+357 is the dialing code for Cyprus.
Cyprus in the eastern Mediterranean is according to legend the birthplace of the love goddess Aphrodite. In reality, the island in modern times has been characterized by animosity between Greeks and Turks. After a Greek-backed military coup in Cyprus in 1974, Turkey invaded the northern part of the island. Since then, Cyprus has been divided into a Greek Cypriot southern part and a Turkish Cypriot part in the north.
- Abbreviationfinder: Brief profiles of Cyprus, including geography, history, politics, economics as well as common acronyms about this country.
Geography and climate
Cyprus, which on the surface is slightly smaller than Östergötland, is the third largest island in the Mediterranean. Geographically, Cyprus is most closely associated with the Middle East, but for political and cultural reasons, the island is usually counted as Europe. To Turkey in the north, the distance is at least 6.5 km, to Syria in the east it is almost 17 km.
Formally and according to the UN, Cyprus is a single state, but in practice since 1974 the island has been divided into two parts – a Greek Cypriot in the south and a Turkish Cypriot in the north. The Greek Cypriot part comprises just under two thirds (63 percent) of the Cyprus surface, the Turkish Cypriot part just over one third (37 percent). Between the parts is a narrow buffer zone monitored by the UN. The capital Nicosia is also divided.
Cyprus has two major mountain areas. The Kyrenia Mountains form a long, narrow chain along the north coast and a bit out on the Karpasia peninsula in the northeast. In the Troodos massif, which occupies a good part of the hinterland in the south, lies the Olympus mountains with the highest peak of the island at 1,953 meters.
While the Kyrenia Mountains have thin soil layers, vegetation is more abundant in the Troodos massif, which is covered by coniferous forests. Between these mountains are the fertile plains of Mesaoria in the east and Morfous plain in the west. From the Troodos massif, in the winter, a number of smaller rivers that completely dry out in the summer.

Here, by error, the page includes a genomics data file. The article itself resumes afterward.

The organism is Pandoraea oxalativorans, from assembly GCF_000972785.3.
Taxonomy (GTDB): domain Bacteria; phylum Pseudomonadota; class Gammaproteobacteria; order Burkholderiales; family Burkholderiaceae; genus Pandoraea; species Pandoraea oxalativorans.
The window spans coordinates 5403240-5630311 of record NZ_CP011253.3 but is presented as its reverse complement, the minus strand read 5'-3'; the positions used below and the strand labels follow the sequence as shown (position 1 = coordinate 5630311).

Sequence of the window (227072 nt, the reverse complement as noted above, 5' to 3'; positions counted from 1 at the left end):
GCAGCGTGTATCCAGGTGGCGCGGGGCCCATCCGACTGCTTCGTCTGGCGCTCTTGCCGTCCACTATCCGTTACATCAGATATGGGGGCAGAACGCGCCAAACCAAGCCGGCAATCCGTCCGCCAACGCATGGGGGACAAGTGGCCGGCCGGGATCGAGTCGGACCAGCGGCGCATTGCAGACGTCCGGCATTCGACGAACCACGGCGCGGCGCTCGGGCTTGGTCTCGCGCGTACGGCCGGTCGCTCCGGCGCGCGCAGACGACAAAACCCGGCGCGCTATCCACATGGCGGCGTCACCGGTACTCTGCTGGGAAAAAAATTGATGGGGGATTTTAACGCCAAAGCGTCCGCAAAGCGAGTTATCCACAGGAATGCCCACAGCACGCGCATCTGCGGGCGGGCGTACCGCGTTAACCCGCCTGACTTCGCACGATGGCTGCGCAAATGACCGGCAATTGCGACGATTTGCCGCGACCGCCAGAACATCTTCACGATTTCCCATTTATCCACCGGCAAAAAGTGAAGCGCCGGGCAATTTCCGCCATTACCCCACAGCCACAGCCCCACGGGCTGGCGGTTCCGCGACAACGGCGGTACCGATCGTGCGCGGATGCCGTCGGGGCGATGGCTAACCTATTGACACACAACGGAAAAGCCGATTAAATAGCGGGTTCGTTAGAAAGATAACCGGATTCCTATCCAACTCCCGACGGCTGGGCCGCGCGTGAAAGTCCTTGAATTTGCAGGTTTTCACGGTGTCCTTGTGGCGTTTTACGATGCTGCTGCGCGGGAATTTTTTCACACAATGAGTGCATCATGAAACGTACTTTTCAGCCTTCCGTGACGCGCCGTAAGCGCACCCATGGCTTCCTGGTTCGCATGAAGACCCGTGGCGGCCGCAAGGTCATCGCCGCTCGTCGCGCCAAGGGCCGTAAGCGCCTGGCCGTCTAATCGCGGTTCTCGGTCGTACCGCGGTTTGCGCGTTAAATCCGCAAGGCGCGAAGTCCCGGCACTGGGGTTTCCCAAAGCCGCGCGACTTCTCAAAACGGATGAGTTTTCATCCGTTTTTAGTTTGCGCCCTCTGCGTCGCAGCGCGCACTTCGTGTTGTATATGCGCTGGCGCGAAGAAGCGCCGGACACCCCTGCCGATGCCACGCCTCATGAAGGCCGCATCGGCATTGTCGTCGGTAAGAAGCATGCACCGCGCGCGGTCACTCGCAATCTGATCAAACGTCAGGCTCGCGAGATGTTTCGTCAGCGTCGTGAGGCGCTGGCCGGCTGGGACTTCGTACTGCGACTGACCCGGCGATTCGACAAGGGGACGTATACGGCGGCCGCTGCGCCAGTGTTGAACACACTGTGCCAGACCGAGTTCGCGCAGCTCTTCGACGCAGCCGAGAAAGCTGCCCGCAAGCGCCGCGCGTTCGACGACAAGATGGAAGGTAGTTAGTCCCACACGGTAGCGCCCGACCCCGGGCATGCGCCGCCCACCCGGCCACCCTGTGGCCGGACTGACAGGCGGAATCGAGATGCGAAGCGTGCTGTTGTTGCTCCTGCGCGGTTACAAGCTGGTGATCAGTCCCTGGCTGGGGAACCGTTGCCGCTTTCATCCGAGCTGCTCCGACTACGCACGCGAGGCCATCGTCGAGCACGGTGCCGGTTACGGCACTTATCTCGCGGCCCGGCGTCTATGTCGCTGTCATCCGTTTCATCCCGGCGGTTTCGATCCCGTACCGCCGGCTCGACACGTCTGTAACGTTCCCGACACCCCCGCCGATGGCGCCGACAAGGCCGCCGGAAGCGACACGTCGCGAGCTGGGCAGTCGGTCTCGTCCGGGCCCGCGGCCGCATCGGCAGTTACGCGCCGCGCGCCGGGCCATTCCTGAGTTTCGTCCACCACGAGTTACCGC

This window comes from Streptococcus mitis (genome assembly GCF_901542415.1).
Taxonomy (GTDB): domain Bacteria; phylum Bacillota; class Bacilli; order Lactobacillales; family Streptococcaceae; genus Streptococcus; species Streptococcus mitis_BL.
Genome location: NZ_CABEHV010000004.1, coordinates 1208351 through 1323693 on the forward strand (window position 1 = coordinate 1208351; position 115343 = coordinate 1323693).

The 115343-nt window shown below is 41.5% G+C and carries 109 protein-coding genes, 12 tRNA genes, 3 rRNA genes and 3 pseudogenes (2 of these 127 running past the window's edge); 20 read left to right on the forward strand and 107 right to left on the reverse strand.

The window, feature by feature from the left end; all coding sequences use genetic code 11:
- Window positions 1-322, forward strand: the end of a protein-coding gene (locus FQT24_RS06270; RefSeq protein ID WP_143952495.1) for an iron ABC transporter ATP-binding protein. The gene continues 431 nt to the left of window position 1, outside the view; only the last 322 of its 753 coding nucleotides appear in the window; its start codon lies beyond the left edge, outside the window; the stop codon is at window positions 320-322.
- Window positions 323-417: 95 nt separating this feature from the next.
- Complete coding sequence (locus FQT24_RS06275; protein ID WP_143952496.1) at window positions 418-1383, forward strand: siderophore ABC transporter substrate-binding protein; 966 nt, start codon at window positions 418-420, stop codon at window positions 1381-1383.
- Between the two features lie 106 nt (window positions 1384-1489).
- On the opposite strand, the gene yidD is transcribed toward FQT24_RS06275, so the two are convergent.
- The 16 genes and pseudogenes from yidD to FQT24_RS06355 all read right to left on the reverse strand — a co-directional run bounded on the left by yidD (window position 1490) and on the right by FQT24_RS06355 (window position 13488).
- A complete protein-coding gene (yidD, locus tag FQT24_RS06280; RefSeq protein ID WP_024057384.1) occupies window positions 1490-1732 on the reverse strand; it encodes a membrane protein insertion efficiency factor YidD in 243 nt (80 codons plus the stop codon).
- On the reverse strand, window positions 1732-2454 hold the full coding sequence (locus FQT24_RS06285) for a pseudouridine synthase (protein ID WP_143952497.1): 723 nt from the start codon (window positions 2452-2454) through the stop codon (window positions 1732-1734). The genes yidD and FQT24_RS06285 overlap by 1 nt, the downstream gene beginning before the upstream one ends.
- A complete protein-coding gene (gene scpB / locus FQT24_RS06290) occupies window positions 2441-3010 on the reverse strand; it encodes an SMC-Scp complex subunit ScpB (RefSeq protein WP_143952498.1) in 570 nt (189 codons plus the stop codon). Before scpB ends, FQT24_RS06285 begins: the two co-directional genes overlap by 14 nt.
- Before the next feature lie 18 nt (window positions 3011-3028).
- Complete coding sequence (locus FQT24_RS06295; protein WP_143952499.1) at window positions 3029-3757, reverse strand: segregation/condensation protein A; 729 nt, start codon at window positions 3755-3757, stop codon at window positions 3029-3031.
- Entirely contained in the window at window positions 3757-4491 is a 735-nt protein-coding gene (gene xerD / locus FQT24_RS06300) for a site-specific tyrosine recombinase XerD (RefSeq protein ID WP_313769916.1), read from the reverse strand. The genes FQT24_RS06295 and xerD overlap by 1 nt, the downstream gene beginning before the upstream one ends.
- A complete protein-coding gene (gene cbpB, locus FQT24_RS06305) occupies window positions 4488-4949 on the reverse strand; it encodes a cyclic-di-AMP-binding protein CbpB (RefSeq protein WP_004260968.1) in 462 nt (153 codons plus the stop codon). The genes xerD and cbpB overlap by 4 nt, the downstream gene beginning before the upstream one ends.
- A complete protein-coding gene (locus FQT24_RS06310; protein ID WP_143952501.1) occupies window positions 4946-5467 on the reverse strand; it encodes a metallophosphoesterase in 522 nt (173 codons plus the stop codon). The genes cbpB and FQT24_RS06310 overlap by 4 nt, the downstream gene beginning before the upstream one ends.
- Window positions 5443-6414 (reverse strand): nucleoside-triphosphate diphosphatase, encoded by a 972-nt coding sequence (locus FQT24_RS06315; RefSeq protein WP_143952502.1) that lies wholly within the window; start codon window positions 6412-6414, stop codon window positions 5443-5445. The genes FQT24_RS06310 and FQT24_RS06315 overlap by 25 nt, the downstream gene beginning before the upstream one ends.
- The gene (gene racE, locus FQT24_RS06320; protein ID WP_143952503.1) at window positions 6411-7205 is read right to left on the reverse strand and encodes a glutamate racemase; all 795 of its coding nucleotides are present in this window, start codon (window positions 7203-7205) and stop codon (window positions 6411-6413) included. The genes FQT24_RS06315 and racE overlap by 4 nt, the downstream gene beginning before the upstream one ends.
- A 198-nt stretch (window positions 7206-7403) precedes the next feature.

|Cultivated land||13.4 %|
|Land area||9251 km 2|
Population and health
|Population development||1.43 m|
|Urban population (Urbanization)||66.9 %|
|Death rate||6.62 per 1000 residents|
|Life expectancy: Women||81.46 years|
|Life expectancy: Men||75.7 years|
|Birth rate||11.41 births per 1000 residents|
|Infant mortality||8.36 deaths / 1000 births|
Population Graph Source: Countryaah.com
|Electricity, production||3942 million kWh|
|Energy consumption per resident||1971.5 kg. oil per resident|
|Natural gas, production||million cubic meters|
|Crude oil, production||million tons|
|Internet users||63.0 per 100 residents|
|Mobile subscriptions||95 per 100 residents|
|Passenger cars||532 per 1000 residents|
Business and economics
|Unemployment||15.5% of the workforce|
|GDP||32800 per resident|
|Primary occupations||8.5 %|
|Secondary profession||20.5 %|
|Tertiary professions||71 %|
Cyprus has a typical Mediterranean climate with hot, dry summers and mild, humid winters. Most precipitation falls between November and March.
From the end of May to the middle of September, there is hardly any rain. In the Troodos Mountains in the south, the climate is more humid and considerably cooler than in the rest of the country. There, snow falls between December and March.
The proximity to the Asian mainland means that the summer temperature can reach over 40 degrees in the interior of Cyprus.
FACTS – GEOGRAPHY AND CLIMATE
9 251 km2 (2018)
Swedish +1 hour
Capital with number of residents
Nicosia (Lefkoşa in Turkish) 238,000 in the Greek Cypriot part (2014) and 57,000 in the Turkish Cypriot part
Other major cities
In the south: Limassol 182 400, Larnaca 85 900, Pafos 64 300 (2014). To the north: Gazimagusa (Famagusta) 40 900, Girne (Kyrenia) 33 200, Güzelhurt (Morfou) 18 900 (2012)
Olympus (in the Troodos massif, 1,953 meters)
Cyprus has no major rivers
Average Precipitation / month
80 mm (dec), 0 mm (july-sept)
Average / day
Nicosia 27 °C (July – Aug), 12 °C (Jan – Feb)
“Christofia responsible for the explosions”
An independent investigation holds President Christofia personally responsible for the carelessness that caused the naval base explosions (see July 2011). According to the investigation, the president was aware of the risks of keeping the weapons where they were located, but he did nothing about it. Christofias rejects the charges.
Conflict about oil drilling
Greek Cypriots start drilling for oil and natural gas in the sea off Cyprus. Turkey protests, claiming that the Turkish Cypriots must give their approval. Turkey places its own oil drilling vessel off the north coast of Cyprus.
The President is reforming the government in the south
President Christofias is reshaping the government after the central party Diko left the government coalition because of disagreement over economic policy.
Economy on the decline
The shortage of electricity is hitting hard on industry and business. At the same time, Cyprus is involved in the Greek debt crisis. Credit rating agency Moody’s also lowers Cyprus’s credit rating.
Many dead in naval base explosions
Thirteen people are killed and over 60 people are injured by a series of explosions in a seized weapon load on a naval base. Among the victims are the commander of the Navy. The country’s largest power plant is knocked out as a result of extensive electricity cuts. The defense minister resigns and the government is reformed after receiving harsh criticism for negligence.
Government change in the south
The Conservative opposition party Disy hardly wins over the ruling Communist Party Akel in the Greek Cypriot parliamentary elections.